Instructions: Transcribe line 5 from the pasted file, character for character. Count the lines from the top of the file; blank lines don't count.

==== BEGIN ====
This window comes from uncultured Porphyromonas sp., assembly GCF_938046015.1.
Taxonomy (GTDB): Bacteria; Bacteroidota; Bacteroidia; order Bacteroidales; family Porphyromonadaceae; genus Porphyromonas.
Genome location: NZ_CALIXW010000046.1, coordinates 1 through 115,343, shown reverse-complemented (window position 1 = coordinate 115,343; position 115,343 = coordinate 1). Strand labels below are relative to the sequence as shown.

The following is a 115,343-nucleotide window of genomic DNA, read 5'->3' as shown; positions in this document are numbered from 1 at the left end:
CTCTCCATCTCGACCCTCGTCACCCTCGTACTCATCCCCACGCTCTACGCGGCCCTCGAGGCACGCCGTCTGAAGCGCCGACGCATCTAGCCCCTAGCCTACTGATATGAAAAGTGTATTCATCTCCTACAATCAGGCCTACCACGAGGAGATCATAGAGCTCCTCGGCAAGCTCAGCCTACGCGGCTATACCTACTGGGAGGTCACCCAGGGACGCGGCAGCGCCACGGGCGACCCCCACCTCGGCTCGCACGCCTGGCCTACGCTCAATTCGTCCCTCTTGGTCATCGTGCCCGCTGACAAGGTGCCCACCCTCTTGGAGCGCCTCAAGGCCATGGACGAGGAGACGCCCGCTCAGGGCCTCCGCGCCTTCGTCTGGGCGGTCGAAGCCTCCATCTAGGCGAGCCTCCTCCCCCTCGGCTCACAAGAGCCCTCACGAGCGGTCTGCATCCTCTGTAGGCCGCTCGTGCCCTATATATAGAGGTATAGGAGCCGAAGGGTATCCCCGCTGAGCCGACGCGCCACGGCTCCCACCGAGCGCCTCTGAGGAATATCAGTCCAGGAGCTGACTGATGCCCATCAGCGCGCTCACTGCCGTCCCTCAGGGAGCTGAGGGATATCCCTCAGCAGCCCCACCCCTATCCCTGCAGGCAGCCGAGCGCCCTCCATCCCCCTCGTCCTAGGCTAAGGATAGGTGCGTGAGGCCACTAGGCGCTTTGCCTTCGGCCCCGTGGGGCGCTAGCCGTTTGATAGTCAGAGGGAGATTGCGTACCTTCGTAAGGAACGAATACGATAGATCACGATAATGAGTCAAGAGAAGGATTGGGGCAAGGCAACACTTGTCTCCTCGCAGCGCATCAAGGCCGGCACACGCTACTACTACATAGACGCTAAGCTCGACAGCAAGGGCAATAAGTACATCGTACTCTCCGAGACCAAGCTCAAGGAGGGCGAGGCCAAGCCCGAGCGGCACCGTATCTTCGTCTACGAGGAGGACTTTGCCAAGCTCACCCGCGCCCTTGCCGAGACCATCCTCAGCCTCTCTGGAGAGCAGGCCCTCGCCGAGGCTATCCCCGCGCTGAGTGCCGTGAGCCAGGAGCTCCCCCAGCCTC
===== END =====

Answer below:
CTCTCCATCTCGACCCTCGTCACCCTCGTACTCATCCCCACGCTCTACGCGGCCCTCGAGGCACGCCGTCTGAAGCGCCGACGCATCTAGCCCCTAGCCTACTGATATGAAAAGTGTATTCATCTCCTACAATCAGGCCTACCACGAGGAGATCATAGAGCTCCTCGGCAAGCTCAGCCTACGCGGCTATACCTACTGGGAGGTCACCCAGGGACGCGGCAGCGCCACGGGCGACCCCCACCTCGGCTCGCACGCCTGGCCTACGCTCAATTCGTCCCTCTTGGTCATCGTGCCCGCTGACAAGGTGCCCACCCTCTTGGAGCGCCTCAAGGCCATGGACGAGGAGACGCCCGCTCAGGGCCTCCGCGCCTTCGTCTGGGCGGTCGAAGCCTCCATCTAGGCGAGCCTCCTCCCCCTCGGCTCACAAGAGCCCTCACGAGCGGTCTGCATCCTCTGTAGGCCGCTCGTGCCCTATATATAGAGGTATAGGAGCCGAAGGGTATCCCCGCTGAGCCGACGCGCCACGGCTCCCACCGAGCGCCTCTGAGGAATATCAGTCCAGGAGCTGACTGATGCCCATCAGCGCGCTCACTGCCGTCCCTCAGGGAGCTGAGGGATATCCCTCAGCAGCCCCACCCCTATCCCTGCAGGCAGCCGAGCGCCCTCCATCCCCCTCGTCCTAGGCTAAGGATAGGTGCGTGAGGCCACTAGGCGCTTTGCCTTCGGCCCCGTGGGGCGCTAGCCGTTTGATAGTCAGAGGGAGATTGCGTACCTTCGTAAGGAACGAATACGATAGATCACGATAATGAGTCAAGAGAAGGATTGGGGCAAGGCAACACTTGTCTCCTCGCAGCGCATCAAGGCCGGCACACGCTACTACTACATAGACGCTAAGCTCGACAGCAAGGGCAATAAGTACATCGTACTCTCCGAGACCAAGCTCAAGGAGGGCGAGGCCAAGCCCGAGCGGCACCGTATCTTCGTCTACGAGGAGGACTTTGCCAAGCTCACCCGCGCCCTTGCCGAGACCATCCTCAGCCTCTCTGGAGAGCAGGCCCTCGCCGAGGCTATCCCCGCGCTGAGTGCCGTGAGCCAGGAGCTCCCCCAGCCTC